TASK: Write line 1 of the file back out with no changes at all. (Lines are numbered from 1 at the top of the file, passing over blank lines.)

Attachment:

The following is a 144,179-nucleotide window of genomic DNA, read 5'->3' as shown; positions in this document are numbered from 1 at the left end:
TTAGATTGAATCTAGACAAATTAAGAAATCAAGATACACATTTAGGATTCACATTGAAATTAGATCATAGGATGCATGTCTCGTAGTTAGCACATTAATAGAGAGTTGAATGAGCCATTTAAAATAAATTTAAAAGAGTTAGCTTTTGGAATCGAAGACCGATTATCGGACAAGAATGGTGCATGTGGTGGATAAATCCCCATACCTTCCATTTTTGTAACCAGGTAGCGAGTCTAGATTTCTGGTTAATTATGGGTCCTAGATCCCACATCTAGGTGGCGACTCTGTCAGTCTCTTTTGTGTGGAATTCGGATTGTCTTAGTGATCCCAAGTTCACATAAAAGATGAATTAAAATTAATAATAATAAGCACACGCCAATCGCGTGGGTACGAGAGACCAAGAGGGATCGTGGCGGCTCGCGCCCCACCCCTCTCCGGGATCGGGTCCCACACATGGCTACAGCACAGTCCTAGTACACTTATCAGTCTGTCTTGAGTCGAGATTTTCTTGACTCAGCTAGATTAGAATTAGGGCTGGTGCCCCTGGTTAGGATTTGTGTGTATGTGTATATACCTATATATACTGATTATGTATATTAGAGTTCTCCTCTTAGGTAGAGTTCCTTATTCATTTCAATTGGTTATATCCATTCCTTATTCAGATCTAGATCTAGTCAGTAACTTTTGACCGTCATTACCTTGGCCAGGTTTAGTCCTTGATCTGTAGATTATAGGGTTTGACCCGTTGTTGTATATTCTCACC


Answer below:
The following is a 144,179-nucleotide window of genomic DNA, read 5'->3' as shown; positions in this document are numbered from 1 at the left end: